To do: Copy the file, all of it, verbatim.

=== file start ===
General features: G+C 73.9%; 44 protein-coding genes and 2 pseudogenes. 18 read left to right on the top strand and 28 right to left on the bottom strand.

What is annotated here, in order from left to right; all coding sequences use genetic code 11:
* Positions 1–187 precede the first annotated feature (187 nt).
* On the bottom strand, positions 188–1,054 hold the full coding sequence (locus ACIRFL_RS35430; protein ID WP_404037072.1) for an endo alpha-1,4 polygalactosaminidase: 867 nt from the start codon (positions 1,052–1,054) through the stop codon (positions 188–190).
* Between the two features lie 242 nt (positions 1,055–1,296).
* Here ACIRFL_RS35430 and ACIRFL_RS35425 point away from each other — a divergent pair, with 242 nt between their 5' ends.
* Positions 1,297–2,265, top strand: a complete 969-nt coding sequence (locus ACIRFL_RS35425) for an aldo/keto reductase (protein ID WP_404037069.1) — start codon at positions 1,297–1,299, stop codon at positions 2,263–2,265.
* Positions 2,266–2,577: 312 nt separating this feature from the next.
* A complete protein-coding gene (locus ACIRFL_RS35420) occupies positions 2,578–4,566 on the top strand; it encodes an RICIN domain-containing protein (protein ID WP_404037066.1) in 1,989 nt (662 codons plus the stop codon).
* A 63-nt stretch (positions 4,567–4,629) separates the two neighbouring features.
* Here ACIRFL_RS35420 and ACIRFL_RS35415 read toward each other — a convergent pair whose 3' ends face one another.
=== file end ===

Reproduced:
General features: G+C 73.9%; 44 protein-coding genes and 2 pseudogenes. 18 read left to right on the top strand and 28 right to left on the bottom strand.

What is annotated here, in order from left to right; all coding sequences use genetic code 11:
* Positions 1–187 precede the first annotated feature (187 nt).
* On the bottom strand, positions 188–1,054 hold the full coding sequence (locus ACIRFL_RS35430; protein ID WP_404037072.1) for an endo alpha-1,4 polygalactosaminidase: 867 nt from the start codon (positions 1,052–1,054) through the stop codon (positions 188–190).
* Between the two features lie 242 nt (positions 1,055–1,296).
* Here ACIRFL_RS35430 and ACIRFL_RS35425 point away from each other — a divergent pair, with 242 nt between their 5' ends.
* Positions 1,297–2,265, top strand: a complete 969-nt coding sequence (locus ACIRFL_RS35425) for an aldo/keto reductase (protein ID WP_404037069.1) — start codon at positions 1,297–1,299, stop codon at positions 2,263–2,265.
* Positions 2,266–2,577: 312 nt separating this feature from the next.
* A complete protein-coding gene (locus ACIRFL_RS35420) occupies positions 2,578–4,566 on the top strand; it encodes an RICIN domain-containing protein (protein ID WP_404037066.1) in 1,989 nt (662 codons plus the stop codon).
* A 63-nt stretch (positions 4,567–4,629) separates the two neighbouring features.
* Here ACIRFL_RS35420 and ACIRFL_RS35415 read toward each other — a convergent pair whose 3' ends face one another.